ER (emergency room) is a medical drama created by author and director Michael Crichton, the same man who wrote the books that inspired the Jurassic Park series, and filmed the original Westworld movie which came out in 1973. ER follows both the personal and professional lives of a group of medical professionals working in the fictionalised General County Hospital in Chicago, Illinois. Aside from Grey’s Anatomy, ER takes the cake as the longest running medical primetime drama in television history.
When describing the series Seinfeld, many consider it to be a “television show about nothing.” This is no accident, when writing the show Larry David and Jerry Seinfeld wrote about the mundane and monotonies of daily life, creating a show that viewers related to on a personal level. The genius of the writing cannot be understated, in 2013, 15 years after the show ended, the Writers Guild of America voted it as the Second Best Written Show in TV History.
For five years, ER had battled against Seinfeld for that number one spot on the Nielsen ratings list. Once Seinfeld ended at number one, it left the door wide open for ER to become the most popular show in the United States – an opportunity that it took advantage of. Season five pulled over 25 million viewers putting it back on top, although this would be the last time that ER was television king with subsequent seasons bringing steadily lower viewership.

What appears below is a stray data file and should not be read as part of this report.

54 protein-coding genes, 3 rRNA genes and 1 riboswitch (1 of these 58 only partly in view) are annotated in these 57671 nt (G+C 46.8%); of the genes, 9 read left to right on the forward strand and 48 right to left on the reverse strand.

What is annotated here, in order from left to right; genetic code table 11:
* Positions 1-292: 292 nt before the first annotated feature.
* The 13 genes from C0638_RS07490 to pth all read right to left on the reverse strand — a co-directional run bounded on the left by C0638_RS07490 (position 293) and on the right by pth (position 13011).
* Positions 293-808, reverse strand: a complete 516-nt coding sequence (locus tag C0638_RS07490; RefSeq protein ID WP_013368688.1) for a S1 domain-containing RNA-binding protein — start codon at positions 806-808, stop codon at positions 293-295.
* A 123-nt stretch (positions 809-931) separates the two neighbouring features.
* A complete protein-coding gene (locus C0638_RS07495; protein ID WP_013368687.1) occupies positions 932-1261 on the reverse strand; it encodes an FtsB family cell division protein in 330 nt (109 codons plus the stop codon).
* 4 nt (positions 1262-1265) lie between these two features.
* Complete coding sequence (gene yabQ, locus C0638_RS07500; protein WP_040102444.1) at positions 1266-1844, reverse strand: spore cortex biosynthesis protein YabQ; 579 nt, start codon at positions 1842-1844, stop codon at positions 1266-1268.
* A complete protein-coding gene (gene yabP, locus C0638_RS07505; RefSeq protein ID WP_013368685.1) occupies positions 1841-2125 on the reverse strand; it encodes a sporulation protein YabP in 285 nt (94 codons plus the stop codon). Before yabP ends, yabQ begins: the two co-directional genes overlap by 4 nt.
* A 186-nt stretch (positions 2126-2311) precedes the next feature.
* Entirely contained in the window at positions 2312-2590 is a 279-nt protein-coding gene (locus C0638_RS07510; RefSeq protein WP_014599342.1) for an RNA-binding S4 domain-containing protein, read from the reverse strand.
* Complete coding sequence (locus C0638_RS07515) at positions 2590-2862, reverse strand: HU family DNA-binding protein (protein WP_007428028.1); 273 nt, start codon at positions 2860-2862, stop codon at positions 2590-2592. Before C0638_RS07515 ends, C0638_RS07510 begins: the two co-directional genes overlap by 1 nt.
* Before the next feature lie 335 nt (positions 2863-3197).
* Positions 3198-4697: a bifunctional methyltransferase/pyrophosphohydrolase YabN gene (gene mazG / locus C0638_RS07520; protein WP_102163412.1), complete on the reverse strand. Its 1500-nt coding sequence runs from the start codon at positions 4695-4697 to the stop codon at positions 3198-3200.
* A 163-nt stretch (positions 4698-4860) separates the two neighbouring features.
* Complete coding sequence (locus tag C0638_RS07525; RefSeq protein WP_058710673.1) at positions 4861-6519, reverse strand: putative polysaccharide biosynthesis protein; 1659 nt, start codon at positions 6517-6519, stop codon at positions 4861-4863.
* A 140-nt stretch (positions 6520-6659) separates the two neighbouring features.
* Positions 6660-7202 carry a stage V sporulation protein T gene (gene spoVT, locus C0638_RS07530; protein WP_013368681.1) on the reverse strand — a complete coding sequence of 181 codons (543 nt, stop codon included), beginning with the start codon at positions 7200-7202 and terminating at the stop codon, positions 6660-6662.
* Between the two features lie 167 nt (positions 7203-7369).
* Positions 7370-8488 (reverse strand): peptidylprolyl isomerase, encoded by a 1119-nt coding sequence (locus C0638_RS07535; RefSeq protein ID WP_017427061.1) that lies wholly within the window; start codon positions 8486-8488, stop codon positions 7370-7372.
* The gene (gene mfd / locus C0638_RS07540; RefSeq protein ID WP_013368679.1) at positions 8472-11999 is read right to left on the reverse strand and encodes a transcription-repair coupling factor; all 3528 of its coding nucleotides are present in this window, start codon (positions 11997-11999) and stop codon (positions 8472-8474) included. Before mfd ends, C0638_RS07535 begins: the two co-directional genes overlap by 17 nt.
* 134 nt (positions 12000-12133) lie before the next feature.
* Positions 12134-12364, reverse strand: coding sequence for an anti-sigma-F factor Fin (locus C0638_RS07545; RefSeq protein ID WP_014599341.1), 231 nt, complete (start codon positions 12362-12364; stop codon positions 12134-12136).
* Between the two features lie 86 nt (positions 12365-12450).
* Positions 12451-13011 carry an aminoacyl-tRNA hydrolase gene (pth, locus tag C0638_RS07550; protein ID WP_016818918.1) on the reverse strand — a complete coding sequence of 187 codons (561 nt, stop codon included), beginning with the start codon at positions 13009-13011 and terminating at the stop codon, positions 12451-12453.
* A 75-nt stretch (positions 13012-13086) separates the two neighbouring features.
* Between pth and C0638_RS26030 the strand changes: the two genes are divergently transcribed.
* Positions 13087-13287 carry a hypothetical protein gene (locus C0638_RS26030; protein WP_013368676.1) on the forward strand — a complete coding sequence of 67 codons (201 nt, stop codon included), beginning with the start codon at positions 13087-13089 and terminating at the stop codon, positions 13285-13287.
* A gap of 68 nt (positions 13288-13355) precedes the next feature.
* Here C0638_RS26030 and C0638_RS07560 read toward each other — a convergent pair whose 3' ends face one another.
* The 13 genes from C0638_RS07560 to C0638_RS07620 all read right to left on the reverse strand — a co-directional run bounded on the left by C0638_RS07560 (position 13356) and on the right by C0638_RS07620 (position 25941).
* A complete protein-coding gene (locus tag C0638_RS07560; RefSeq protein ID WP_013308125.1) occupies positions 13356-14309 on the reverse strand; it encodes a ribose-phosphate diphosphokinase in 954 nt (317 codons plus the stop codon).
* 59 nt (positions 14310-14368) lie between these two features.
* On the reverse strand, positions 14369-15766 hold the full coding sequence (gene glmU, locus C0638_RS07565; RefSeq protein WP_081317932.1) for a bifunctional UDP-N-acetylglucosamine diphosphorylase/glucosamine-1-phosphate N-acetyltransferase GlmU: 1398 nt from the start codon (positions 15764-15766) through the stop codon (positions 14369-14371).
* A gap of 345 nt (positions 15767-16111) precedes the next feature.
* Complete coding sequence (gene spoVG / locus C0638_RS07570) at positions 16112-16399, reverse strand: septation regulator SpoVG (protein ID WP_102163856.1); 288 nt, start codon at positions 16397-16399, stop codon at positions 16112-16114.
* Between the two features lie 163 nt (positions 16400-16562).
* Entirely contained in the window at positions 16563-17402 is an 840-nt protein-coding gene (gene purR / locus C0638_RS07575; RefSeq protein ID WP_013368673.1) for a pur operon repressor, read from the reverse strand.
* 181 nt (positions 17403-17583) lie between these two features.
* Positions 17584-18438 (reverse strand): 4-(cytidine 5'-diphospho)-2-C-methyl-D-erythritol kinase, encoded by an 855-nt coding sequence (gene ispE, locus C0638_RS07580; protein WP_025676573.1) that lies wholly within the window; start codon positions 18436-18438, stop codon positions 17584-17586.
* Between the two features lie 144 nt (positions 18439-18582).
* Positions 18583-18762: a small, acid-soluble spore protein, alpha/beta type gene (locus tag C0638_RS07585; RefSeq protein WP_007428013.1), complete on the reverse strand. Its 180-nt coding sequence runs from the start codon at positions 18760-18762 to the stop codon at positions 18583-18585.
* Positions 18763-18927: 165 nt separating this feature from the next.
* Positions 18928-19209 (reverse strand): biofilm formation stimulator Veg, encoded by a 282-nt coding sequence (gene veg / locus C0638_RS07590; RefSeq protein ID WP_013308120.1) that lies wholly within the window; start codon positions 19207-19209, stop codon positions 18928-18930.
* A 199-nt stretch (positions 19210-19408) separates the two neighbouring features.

1999-2000 Who Wants To Be A Millionaire
When Who Wants To Be A Millionaire first aired in 1999 it was initially just a two week special hosted by Regis Philbin. That special was so popular that Who Wants To Be A Millionaire became the most syndicated program of the year 1999. It was the first game show in television history to offer one million dollars as its main prize, a move which seemed to boost its ratings and would be copied by subsequent game and reality shows.